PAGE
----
The island was under government control. With the hut empty, the domain’s supervisor made a deal with Baerends: the university was allowed to use it.
Back then, there was just a small hut’, says Nel Drent, widow Baerend’s successor, who died in 2008. ‘All it had was a little kitchen, a small living room, and a small bedroom with two bunk beds.’
‘There was no electricity, and no gas’, says Drent. ‘We had to stay warm using oil burners, but we couldn’t use those all the time, because they suck the oxygen from the air.’ Not that this was an issue: ‘We were outside anyway’, she says. ‘Besides, we didn’t need much. Aren’t tiny houses all the rage these days? That’s what this was!’
The walls were unbelievably thin. And the building was bloody hot!
During the first few years of the Shepherd’s Hut, only Baerends used the small sanctum; any students he brought along slept outside in tents. It wasn’t until 1963 that a temporary building that was no longer needed was moved from the Kraneweg in Groningen to the island and named the ‘Big Shepherd’s Hut. The original small Shepherd’s Hut exists to this day.
Doctoral and PhD students finally had a roof over their heads, while ‘normal’ students were still relegated to tents. ‘It was indeed a roof’, says Tinbergen. ‘But the walls were so unbelievably thin. And it was bloody hot inside the building!’
Starting in 1972, Rudi and Nel Drent lived there during the six-week courses that were taught at the hut. ‘Our kids would go to school on the island, where they were taught by master Koning’, says Nel Drent. ‘It was the eighties, so it was all fine.’ Until the oldest one went to high school.’
During the early years, Nel helped her husband with his PhD research into the way seagulls turned their eggs in the nest. ‘Nel and Rudi had built this thing that looked like a coffin with a glass plate on top, and put it under a seagull nest’, says Bakker. ‘Rudi would lie down in it to study what happened underneath the seagull.’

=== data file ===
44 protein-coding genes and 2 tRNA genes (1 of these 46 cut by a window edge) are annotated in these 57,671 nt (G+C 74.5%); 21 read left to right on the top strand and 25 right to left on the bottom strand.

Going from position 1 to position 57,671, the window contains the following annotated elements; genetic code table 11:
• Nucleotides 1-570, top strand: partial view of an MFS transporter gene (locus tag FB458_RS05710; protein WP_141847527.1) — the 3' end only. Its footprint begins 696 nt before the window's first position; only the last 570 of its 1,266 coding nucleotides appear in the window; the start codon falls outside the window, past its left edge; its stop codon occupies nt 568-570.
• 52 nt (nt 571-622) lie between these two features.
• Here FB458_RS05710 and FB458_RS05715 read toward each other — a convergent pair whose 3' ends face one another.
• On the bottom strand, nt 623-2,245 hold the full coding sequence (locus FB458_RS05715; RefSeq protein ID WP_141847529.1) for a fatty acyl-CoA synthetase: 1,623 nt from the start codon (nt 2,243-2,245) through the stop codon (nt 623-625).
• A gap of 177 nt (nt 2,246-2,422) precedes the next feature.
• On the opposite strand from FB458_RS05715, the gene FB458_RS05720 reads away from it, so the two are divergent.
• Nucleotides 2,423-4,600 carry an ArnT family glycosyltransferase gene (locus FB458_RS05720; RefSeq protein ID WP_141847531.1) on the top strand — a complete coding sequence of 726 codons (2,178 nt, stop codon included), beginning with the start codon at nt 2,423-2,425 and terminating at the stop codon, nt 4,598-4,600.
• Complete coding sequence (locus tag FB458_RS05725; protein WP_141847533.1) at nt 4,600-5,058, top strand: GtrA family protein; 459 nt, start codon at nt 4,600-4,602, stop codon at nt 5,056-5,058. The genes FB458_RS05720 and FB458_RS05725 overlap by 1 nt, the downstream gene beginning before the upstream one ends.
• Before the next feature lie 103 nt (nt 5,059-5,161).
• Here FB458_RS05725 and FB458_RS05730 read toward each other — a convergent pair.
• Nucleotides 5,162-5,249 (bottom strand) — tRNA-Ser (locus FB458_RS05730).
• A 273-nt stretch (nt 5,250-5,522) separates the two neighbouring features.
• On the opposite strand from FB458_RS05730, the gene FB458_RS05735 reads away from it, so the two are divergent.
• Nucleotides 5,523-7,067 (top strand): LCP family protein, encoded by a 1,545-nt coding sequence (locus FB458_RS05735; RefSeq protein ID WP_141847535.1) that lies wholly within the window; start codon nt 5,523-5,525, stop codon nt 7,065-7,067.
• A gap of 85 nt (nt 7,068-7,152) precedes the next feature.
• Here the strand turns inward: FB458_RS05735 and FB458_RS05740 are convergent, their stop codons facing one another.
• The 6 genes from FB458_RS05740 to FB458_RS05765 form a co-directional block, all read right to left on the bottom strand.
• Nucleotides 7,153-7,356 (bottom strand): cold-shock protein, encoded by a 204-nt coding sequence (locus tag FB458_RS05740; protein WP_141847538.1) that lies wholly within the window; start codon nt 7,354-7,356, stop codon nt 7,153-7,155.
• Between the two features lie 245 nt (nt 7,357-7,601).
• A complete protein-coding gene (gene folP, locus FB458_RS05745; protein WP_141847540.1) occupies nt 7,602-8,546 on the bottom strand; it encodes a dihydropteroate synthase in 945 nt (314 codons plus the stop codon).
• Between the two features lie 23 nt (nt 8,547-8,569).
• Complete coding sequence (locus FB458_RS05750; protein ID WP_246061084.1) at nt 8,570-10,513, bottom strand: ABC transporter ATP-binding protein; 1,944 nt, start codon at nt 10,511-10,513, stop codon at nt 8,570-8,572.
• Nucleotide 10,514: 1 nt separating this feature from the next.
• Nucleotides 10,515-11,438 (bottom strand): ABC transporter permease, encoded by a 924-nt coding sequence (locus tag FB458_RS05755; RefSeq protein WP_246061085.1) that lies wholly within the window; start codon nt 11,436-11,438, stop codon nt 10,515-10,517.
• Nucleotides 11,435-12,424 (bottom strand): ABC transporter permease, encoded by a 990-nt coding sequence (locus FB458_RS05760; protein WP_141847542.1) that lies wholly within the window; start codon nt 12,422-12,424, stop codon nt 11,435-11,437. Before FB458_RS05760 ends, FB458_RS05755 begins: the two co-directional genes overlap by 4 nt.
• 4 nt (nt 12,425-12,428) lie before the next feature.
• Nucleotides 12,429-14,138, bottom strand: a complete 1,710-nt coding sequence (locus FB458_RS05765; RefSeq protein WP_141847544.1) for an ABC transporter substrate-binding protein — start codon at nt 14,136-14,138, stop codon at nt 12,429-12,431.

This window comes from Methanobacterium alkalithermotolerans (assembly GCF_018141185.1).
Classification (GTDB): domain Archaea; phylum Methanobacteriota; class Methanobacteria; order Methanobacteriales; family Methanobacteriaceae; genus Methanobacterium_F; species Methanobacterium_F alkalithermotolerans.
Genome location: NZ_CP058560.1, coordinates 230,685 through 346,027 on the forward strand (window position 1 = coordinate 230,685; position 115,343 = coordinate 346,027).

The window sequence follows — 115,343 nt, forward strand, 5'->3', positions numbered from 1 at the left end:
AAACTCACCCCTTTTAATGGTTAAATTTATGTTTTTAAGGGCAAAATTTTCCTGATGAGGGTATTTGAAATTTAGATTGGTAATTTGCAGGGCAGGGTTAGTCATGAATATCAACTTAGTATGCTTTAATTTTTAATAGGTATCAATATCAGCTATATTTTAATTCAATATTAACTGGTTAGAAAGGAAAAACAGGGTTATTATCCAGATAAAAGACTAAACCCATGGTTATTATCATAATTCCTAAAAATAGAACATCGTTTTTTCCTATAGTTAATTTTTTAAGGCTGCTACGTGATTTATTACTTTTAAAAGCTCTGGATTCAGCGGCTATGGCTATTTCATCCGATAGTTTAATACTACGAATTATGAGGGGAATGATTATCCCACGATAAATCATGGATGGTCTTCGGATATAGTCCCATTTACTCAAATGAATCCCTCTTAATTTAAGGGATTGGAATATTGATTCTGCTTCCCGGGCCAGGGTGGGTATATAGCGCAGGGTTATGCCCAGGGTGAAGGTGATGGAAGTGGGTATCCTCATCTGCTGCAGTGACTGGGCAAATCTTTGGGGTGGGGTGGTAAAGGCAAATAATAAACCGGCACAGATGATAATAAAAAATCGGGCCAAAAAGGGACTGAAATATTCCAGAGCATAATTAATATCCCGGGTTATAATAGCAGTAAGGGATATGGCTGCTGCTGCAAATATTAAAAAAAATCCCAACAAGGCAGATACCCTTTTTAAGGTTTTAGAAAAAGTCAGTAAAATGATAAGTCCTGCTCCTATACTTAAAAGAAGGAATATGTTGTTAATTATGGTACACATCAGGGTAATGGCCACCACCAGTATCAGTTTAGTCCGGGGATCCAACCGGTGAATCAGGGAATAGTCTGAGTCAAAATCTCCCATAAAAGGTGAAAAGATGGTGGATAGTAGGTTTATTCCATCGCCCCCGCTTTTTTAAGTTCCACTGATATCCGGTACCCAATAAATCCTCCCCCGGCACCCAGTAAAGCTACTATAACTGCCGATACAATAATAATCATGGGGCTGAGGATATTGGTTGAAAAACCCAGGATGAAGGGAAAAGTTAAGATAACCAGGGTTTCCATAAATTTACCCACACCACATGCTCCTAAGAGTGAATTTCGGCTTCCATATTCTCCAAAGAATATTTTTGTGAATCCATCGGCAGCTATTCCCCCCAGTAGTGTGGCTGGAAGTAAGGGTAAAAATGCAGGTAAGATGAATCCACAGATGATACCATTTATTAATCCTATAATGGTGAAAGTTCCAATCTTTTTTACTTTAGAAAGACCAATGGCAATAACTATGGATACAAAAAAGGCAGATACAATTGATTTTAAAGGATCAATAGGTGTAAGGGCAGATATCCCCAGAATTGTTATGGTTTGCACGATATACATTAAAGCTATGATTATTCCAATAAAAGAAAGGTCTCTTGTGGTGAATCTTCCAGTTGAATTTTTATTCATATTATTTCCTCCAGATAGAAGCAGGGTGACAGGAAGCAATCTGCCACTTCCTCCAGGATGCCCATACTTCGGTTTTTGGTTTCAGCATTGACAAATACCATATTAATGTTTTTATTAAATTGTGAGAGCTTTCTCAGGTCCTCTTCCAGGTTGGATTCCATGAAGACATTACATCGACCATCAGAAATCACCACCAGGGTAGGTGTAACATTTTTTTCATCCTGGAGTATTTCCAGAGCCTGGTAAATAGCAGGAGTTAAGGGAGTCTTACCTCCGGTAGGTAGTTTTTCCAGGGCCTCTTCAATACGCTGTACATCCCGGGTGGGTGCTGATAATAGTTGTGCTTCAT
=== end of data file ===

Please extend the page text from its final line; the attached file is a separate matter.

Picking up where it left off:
On other days, Drent would take students from the newly popular ecology courses up to the observation hut. They would stay there for hours. He’d also take them through any provisional data and drew them quick graphs.
Maarten Loonen, who regularly visited the field station starting in 1982, says this might be the most important aspect of the Shepherd’s Hut: students, scientists, and top researchers all worked, slept, and ate in the same location. ‘I sometimes wonder how much I learned from going to class and how much I learned from watching and copying other people.’
Sometimes a professor would join and you’d spend four hours together
For Loonen, the hut was the first place he ever studied geese, and the animals have remained the topic of his research for the rest of his career. It’s also where he laid the basis for his large network. Over the years, ecologists spent hours together in observation huts, trudging through the marshes in heavy rain gear, lying awake in the dormitory, building hides in the Willems dunes, and smearing the dirt from their boots all over the inside of the Shepherd’s Hut. Now, decades later, they’ve kept in touch, working together and publishing articles together. ‘It was great for team building’, says Loonen.
‘We’d be outside on the fields from sunup to sundown’, says Olff. His career was also formed on Schiermonnikoog. ‘Sometimes a professor would join us because they were going the same way. You’d easily spend four hours together.’
It’s where the passion for the field was passed on from Baerends to Drent, from Drent to Bakker and Tinbergen, and from them to Han Olff, Chris Smit, Maarten Loonen, and countless others.
The university profited, too. ‘The hut attracted world-class scientists over the years’, says Bunnefeld. He means Baerends and Drent, but also everyone who succeeded them: Joost Tinbergen and Jan Bakker, Theunis Piersma, Han Olff, and many others. ‘It’s impressive that the university was at the top for so long.’
So far, the Shepherds Hut has been good for ‘seventy dissertations’, Bakker calculates. ‘Four hundred scientific articles, 160 Dutch reports.’ And last, but not least: ‘Thirty articles in Schiermonnikoog’s local paper De Dorpsbode.’